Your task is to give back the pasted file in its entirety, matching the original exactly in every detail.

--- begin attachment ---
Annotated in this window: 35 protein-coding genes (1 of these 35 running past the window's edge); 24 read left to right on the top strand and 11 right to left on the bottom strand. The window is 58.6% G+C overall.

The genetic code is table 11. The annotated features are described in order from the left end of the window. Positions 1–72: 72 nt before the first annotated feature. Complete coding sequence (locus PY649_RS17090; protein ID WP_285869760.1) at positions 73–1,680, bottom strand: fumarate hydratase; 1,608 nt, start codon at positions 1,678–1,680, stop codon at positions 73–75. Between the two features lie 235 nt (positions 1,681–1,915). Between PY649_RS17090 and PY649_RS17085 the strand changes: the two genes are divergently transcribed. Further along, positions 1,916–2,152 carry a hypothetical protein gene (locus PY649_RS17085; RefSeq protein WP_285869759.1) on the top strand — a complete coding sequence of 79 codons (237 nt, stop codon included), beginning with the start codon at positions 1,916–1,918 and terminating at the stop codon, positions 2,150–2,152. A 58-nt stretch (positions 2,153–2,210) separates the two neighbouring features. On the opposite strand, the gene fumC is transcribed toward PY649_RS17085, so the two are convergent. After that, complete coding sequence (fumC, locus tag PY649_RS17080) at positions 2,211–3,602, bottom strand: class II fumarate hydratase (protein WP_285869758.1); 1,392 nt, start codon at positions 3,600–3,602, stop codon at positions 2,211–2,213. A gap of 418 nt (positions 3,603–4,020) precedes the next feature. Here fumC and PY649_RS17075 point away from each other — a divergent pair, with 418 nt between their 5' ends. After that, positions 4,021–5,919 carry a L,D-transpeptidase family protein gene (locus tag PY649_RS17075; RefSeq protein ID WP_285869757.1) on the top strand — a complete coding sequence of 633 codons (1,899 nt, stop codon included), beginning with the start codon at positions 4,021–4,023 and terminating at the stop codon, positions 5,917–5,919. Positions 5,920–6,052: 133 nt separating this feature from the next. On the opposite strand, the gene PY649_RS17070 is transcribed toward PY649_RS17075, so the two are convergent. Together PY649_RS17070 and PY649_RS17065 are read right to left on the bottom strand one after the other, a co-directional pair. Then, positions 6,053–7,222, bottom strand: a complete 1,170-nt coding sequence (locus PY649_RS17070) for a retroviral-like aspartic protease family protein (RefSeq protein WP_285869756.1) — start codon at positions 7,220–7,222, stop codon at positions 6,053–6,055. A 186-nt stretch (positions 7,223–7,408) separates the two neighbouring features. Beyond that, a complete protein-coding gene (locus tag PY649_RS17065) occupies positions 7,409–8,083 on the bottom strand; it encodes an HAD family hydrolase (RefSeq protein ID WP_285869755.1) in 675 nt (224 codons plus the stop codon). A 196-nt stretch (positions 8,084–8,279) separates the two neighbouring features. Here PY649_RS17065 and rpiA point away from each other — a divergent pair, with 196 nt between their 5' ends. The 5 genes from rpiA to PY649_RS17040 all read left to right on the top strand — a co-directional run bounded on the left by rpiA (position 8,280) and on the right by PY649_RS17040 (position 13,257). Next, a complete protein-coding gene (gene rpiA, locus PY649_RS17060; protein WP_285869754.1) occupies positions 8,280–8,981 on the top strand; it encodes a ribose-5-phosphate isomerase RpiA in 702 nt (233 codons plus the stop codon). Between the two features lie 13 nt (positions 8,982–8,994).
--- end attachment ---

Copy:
Annotated in this window: 35 protein-coding genes (1 of these 35 running past the window's edge); 24 read left to right on the top strand and 11 right to left on the bottom strand. The window is 58.6% G+C overall.

The genetic code is table 11. The annotated features are described in order from the left end of the window. Positions 1–72: 72 nt before the first annotated feature. Complete coding sequence (locus PY649_RS17090; protein ID WP_285869760.1) at positions 73–1,680, bottom strand: fumarate hydratase; 1,608 nt, start codon at positions 1,678–1,680, stop codon at positions 73–75. Between the two features lie 235 nt (positions 1,681–1,915). Between PY649_RS17090 and PY649_RS17085 the strand changes: the two genes are divergently transcribed. Further along, positions 1,916–2,152 carry a hypothetical protein gene (locus PY649_RS17085; RefSeq protein WP_285869759.1) on the top strand — a complete coding sequence of 79 codons (237 nt, stop codon included), beginning with the start codon at positions 1,916–1,918 and terminating at the stop codon, positions 2,150–2,152. A 58-nt stretch (positions 2,153–2,210) separates the two neighbouring features. On the opposite strand, the gene fumC is transcribed toward PY649_RS17085, so the two are convergent. After that, complete coding sequence (fumC, locus tag PY649_RS17080) at positions 2,211–3,602, bottom strand: class II fumarate hydratase (protein WP_285869758.1); 1,392 nt, start codon at positions 3,600–3,602, stop codon at positions 2,211–2,213. A gap of 418 nt (positions 3,603–4,020) precedes the next feature. Here fumC and PY649_RS17075 point away from each other — a divergent pair, with 418 nt between their 5' ends. After that, positions 4,021–5,919 carry a L,D-transpeptidase family protein gene (locus tag PY649_RS17075; RefSeq protein ID WP_285869757.1) on the top strand — a complete coding sequence of 633 codons (1,899 nt, stop codon included), beginning with the start codon at positions 4,021–4,023 and terminating at the stop codon, positions 5,917–5,919. Positions 5,920–6,052: 133 nt separating this feature from the next. On the opposite strand, the gene PY649_RS17070 is transcribed toward PY649_RS17075, so the two are convergent. Together PY649_RS17070 and PY649_RS17065 are read right to left on the bottom strand one after the other, a co-directional pair. Then, positions 6,053–7,222, bottom strand: a complete 1,170-nt coding sequence (locus PY649_RS17070) for a retroviral-like aspartic protease family protein (RefSeq protein WP_285869756.1) — start codon at positions 7,220–7,222, stop codon at positions 6,053–6,055. A 186-nt stretch (positions 7,223–7,408) separates the two neighbouring features. Beyond that, a complete protein-coding gene (locus tag PY649_RS17065) occupies positions 7,409–8,083 on the bottom strand; it encodes an HAD family hydrolase (RefSeq protein ID WP_285869755.1) in 675 nt (224 codons plus the stop codon). A 196-nt stretch (positions 8,084–8,279) separates the two neighbouring features. Here PY649_RS17065 and rpiA point away from each other — a divergent pair, with 196 nt between their 5' ends. The 5 genes from rpiA to PY649_RS17040 all read left to right on the top strand — a co-directional run bounded on the left by rpiA (position 8,280) and on the right by PY649_RS17040 (position 13,257). Next, a complete protein-coding gene (gene rpiA, locus PY649_RS17060; protein WP_285869754.1) occupies positions 8,280–8,981 on the top strand; it encodes a ribose-5-phosphate isomerase RpiA in 702 nt (233 codons plus the stop codon). Between the two features lie 13 nt (positions 8,982–8,994).